15. Live at Carnegie Hall
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Asin: B000002BYA
Catlog: Music
Sales Rank: 15759
Average Customer Review: 4.68 out of 5 stars
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The series of Stevie Ray Vaughan concert albums that began with Live Alive (1986) and continued after the guitarist's 1990 death is far from the catalog-bloating cash-in you'd expect from the record company of a platinum seller cut down at a career peak. Instead, each disc gives a distinctly different view of the Texas blues-rocker's stage strengths. Where Live Alive captured Vaughan and his band Double Trouble in full arena roar and In the Beginning recorded a looser early club gig, Live at Carnegie Hall finds the outfit broadening its range with guest shots from Dr. John and the Roomful of Blues horn section. Rather than overpowering Vaughan's signature tautness, the bigger band makes for an entertaining switch--in effect allowing a fresh look at his R&B roots. --Rickey Wright ... Read more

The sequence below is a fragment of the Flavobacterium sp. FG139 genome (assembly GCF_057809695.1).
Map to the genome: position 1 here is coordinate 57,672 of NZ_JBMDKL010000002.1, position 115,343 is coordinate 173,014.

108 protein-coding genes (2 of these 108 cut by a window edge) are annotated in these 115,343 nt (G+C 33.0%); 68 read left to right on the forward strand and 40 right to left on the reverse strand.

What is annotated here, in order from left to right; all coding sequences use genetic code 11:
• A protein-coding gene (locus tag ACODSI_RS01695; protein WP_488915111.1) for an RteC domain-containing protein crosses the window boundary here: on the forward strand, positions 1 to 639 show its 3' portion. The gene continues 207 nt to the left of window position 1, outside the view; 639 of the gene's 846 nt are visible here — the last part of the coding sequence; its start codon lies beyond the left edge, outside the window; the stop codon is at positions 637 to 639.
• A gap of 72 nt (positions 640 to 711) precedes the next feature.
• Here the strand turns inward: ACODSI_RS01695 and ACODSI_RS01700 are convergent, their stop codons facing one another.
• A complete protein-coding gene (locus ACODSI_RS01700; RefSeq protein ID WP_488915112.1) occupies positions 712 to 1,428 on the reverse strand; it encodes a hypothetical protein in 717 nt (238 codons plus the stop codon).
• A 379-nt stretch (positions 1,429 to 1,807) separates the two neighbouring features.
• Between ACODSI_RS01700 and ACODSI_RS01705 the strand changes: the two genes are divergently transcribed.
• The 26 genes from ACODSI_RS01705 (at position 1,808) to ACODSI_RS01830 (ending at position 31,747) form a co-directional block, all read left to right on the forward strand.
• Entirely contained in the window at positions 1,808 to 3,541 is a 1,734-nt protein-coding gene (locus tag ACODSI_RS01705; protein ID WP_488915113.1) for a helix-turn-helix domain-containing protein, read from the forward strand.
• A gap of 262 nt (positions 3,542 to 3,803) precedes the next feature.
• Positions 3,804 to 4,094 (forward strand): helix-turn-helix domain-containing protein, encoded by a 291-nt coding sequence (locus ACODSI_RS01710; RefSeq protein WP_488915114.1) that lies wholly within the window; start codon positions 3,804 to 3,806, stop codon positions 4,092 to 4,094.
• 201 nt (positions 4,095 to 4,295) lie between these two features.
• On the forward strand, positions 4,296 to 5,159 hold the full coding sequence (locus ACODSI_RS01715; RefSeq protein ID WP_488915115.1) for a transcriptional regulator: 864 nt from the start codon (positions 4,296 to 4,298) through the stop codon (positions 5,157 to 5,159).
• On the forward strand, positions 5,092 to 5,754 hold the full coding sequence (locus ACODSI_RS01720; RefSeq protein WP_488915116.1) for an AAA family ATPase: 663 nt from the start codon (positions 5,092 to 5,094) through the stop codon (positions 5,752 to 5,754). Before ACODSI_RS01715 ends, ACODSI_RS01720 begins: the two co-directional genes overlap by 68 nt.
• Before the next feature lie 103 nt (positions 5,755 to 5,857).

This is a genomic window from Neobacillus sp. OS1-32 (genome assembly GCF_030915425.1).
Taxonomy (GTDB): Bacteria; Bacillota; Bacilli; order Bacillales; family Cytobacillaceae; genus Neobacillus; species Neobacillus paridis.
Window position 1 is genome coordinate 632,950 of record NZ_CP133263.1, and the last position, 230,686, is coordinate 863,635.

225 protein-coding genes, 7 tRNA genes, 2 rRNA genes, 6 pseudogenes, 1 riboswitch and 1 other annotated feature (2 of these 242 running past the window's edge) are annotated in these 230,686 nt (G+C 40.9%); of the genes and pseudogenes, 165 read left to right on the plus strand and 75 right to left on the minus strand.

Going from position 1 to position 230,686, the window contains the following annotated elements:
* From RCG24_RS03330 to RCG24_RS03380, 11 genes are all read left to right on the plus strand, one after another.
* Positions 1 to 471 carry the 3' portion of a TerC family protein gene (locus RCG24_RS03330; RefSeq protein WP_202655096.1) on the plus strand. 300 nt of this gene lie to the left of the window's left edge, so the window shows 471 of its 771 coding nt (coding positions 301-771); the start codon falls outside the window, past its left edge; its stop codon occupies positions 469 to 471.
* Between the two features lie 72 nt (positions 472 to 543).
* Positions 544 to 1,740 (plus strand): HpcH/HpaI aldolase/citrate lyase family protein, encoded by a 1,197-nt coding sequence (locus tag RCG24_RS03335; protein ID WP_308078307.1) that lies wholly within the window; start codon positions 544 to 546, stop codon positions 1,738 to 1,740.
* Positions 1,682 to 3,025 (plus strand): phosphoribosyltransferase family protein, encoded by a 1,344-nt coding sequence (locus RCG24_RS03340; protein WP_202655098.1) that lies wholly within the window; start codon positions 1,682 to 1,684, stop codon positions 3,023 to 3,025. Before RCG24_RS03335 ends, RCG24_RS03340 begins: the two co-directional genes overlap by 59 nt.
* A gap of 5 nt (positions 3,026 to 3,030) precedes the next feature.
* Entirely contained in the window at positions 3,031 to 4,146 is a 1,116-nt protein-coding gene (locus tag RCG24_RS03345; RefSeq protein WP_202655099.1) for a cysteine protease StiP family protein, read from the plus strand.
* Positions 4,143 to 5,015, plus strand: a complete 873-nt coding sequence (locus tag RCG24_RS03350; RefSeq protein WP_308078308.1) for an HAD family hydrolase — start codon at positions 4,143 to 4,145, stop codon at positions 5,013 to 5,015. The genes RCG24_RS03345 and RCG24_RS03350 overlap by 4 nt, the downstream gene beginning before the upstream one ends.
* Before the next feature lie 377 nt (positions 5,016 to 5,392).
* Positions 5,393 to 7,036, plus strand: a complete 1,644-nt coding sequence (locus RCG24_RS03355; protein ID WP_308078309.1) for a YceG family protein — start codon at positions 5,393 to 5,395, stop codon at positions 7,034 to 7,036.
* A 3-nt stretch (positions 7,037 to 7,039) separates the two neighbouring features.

Reviews (25)

3-0 out of 5 stars Good If Not Overwhelming
Stevie Ray Vaughan is undoubtedly a legendary guitarist. On this live recording as on other recordings, Stevie adds so much color to his magnificent solos. Its a true joy to listen to the many ellaborate bends, use of feedback, and fast picking on the many blues numbers on this release. Some people may criticize Stevie's growl of a voice but truthfully I enjoy his stylings in that department.

Unfortunately, most if not all of the songs here are three chord blues. This can be a bit monotonous after a while. The use of the Room Full of Blues Horns on some of the tracks do help a little as a foil most especially on the slow blues tune Dirty Pool. Somehow I wish the horns and Dr John's organ were given a little more time in the spotlight on other tracks.

Overall, the effort is good but not quite over the top.

5-0 out of 5 stars Vaughn & company at their best